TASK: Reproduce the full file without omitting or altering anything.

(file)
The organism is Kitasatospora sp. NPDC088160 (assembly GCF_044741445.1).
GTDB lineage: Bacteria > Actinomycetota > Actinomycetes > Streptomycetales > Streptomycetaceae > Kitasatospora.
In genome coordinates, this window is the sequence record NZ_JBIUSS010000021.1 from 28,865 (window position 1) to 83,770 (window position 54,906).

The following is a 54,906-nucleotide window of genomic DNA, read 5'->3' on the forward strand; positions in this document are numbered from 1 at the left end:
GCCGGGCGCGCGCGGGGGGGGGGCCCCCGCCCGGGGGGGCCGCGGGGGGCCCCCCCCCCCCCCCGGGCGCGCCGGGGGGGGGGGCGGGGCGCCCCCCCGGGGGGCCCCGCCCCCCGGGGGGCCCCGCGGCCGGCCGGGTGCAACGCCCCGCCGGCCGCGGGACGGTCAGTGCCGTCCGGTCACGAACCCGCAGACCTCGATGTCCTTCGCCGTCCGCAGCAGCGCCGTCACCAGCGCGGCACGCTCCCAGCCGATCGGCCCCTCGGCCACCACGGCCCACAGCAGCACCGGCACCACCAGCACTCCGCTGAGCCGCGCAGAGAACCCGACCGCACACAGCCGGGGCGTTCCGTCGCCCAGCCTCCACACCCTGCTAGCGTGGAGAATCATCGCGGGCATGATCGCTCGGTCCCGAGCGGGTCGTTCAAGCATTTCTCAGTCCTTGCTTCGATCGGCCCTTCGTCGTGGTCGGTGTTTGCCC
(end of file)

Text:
The organism is Kitasatospora sp. NPDC088160 (assembly GCF_044741445.1).
GTDB lineage: Bacteria > Actinomycetota > Actinomycetes > Streptomycetales > Streptomycetaceae > Kitasatospora.
In genome coordinates, this window is the sequence record NZ_JBIUSS010000021.1 from 28,865 (window position 1) to 83,770 (window position 54,906).

The following is a 54,906-nucleotide window of genomic DNA, read 5'->3' on the forward strand; positions in this document are numbered from 1 at the left end:
GCCGGGCGCGCGCGGGGGGGGGGCCCCCGCCCGGGGGGGCCGCGGGGGGCCCCCCCCCCCCCCCGGGCGCGCCGGGGGGGGGGGCGGGGCGCCCCCCCGGGGGGCCCCGCCCCCCGGGGGGCCCCGCGGCCGGCCGGGTGCAACGCCCCGCCGGCCGCGGGACGGTCAGTGCCGTCCGGTCACGAACCCGCAGACCTCGATGTCCTTCGCCGTCCGCAGCAGCGCCGTCACCAGCGCGGCACGCTCCCAGCCGATCGGCCCCTCGGCCACCACGGCCCACAGCAGCACCGGCACCACCAGCACTCCGCTGAGCCGCGCAGAGAACCCGACCGCACACAGCCGGGGCGTTCCGTCGCCCAGCCTCCACACCCTGCTAGCGTGGAGAATCATCGCGGGCATGATCGCTCGGTCCCGAGCGGGTCGTTCAAGCATTTCTCAGTCCTTGCTTCGATCGGCCCTTCGTCGTGGTCGGTGTTTGCCC